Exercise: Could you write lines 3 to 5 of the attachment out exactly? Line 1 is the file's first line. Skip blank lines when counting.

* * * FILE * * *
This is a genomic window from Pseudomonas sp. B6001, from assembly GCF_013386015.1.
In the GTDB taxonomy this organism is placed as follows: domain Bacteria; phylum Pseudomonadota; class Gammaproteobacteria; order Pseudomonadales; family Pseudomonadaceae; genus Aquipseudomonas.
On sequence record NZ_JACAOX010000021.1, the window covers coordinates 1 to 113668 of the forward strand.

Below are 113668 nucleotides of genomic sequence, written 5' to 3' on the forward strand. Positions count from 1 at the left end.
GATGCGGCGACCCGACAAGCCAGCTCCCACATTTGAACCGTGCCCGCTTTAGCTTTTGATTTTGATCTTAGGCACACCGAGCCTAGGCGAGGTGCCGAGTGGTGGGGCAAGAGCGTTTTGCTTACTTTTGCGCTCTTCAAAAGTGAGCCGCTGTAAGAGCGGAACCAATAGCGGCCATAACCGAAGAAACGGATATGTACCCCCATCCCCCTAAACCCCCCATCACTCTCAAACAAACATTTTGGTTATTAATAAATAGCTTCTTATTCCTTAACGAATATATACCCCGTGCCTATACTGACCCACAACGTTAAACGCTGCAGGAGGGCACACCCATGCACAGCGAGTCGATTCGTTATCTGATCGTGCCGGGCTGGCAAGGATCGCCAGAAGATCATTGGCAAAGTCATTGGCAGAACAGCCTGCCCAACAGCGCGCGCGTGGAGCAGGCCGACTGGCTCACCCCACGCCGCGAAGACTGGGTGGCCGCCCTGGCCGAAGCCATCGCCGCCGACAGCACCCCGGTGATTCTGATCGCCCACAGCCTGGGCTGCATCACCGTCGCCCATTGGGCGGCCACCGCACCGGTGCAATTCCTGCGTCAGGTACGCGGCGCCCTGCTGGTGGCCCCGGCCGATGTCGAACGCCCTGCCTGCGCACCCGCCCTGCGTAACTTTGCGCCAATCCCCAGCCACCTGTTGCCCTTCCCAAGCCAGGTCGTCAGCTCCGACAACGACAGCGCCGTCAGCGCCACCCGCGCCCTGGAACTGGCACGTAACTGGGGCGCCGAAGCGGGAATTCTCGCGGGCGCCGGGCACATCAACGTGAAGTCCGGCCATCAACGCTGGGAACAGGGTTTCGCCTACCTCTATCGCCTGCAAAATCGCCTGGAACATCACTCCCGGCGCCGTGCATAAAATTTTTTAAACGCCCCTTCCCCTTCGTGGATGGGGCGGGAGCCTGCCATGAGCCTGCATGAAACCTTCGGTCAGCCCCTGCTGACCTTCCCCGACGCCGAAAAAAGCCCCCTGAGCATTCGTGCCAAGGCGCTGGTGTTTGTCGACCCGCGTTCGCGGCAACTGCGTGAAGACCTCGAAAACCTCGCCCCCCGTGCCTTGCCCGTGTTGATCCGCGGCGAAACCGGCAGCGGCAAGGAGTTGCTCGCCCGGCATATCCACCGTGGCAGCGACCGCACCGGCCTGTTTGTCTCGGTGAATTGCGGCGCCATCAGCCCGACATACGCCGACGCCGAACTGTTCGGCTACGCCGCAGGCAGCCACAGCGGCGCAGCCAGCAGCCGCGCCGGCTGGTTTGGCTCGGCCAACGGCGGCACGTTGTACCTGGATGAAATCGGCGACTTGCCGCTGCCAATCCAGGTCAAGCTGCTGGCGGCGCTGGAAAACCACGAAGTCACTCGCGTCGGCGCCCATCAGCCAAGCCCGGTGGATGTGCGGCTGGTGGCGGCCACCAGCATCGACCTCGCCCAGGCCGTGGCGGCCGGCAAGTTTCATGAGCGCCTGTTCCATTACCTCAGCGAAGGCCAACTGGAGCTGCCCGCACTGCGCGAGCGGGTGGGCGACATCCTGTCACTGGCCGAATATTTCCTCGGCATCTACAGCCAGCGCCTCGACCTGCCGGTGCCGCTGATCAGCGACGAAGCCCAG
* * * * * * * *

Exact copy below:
On sequence record NZ_JACAOX010000021.1, the window covers coordinates 1 to 113668 of the forward strand.

Below are 113668 nucleotides of genomic sequence, written 5' to 3' on the forward strand. Positions count from 1 at the left end.
GATGCGGCGACCCGACAAGCCAGCTCCCACATTTGAACCGTGCCCGCTTTAGCTTTTGATTTTGATCTTAGGCACACCGAGCCTAGGCGAGGTGCCGAGTGGTGGGGCAAGAGCGTTTTGCTTACTTTTGCGCTCTTCAAAAGTGAGCCGCTGTAAGAGCGGAACCAATAGCGGCCATAACCGAAGAAACGGATATGTACCCCCATCCCCCTAAACCCCCCATCACTCTCAAACAAACATTTTGGTTATTAATAAATAGCTTCTTATTCCTTAACGAATATATACCCCGTGCCTATACTGACCCACAACGTTAAACGCTGCAGGAGGGCACACCCATGCACAGCGAGTCGATTCGTTATCTGATCGTGCCGGGCTGGCAAGGATCGCCAGAAGATCATTGGCAAAGTCATTGGCAGAACAGCCTGCCCAACAGCGCGCGCGTGGAGCAGGCCGACTGGCTCACCCCACGCCGCGAAGACTGGGTGGCCGCCCTGGCCGAAGCCATCGCCGCCGACAGCACCCCGGTGATTCTGATCGCCCACAGCCTGGGCTGCATCACCGTCGCCCATTGGGCGGCCACCGCACCGGTGCAATTCCTGCGTCAGGTACGCGGCGCCCTGCTGGTGGCCCCGGCCGATGTCGAACGCCCTGCCTGCGCACCCGCCCTGCGTAACTTTGCGCCAATCCCCAGCCACCTGTTGCCCTTCCCAAGCCAGGTCGTCAGCTCCGACAACGACAGCGCCGTCAGCGCCACCCGCGCCCTGGAACTGGCACGTAACTGGGGCGCCGAAGCGGGAATTCTCGCGGGCGCCGGGCACATCAACGTGAAGTCCGGCCATCAACGCTGGGAACAGGGTTTCGCCTACCTCTATCGCCTGCAAAATCGCCTGGAACATCACTCCCGGCGCCGTGCATAAAATTTTTTAAACGCCCCTTCCCCTTCGTGGATGGGGCGGGAGCCTGCCATGAGCCTGCATGAAACCTTCGGTCAGCCCCTGCTGACCTTCCCCGACGCCGAAAAAAGCCCCCTGAGCATTCGTGCCAAGGCGCTGGTGTTTGTCGACCCGCGTTCGCGGCAACTGCGTGAAGACCTCGAAAACCTCGCCCCCCGTGCCTTGCCCGTGTTGATCCGCGGCGAAACCGGCAGCGGCAAGGAGTTGCTCGCCCGGCATATCCACCGTGGCAGCGACCGCACCGGCCTGTTTGTCTCGGTGAATTGCGGCGCCATCAGCCCGACATACGCCGACGCCGAACTGTTCGGCTACGCCGCAGGCAGCCACAGCGGCGCAGCCAGCAGCCGCGCCGGCTGGTTTGGCTCGGCCAACGGCGGCACGTTGTACCTGGATGAAATCGGCGACTTGCCGCTGCCAATCCAGGTCAAGCTGCTGGCGGCGCTGGAAAACCACGAAGTCACTCGCGTCGGCGCCCATCAGCCAAGCCCGGTGGATGTGCGGCTGGTGGCGGCCACCAGCATCGACCTCGCCCAGGCCGTGGCGGCCGGCAAGTTTCATGAGCGCCTGTTCCATTACCTCAGCGAAGGCCAACTGGAGCTGCCCGCACTGCGCGAGCGGGTGGGCGACATCCTGTCACTGGCCGAATATTTCCTCGGCATCTACAGCCAGCGCCTCGACCTGCCGGTGCCGCTGATCAGCGACGAAGCCCAG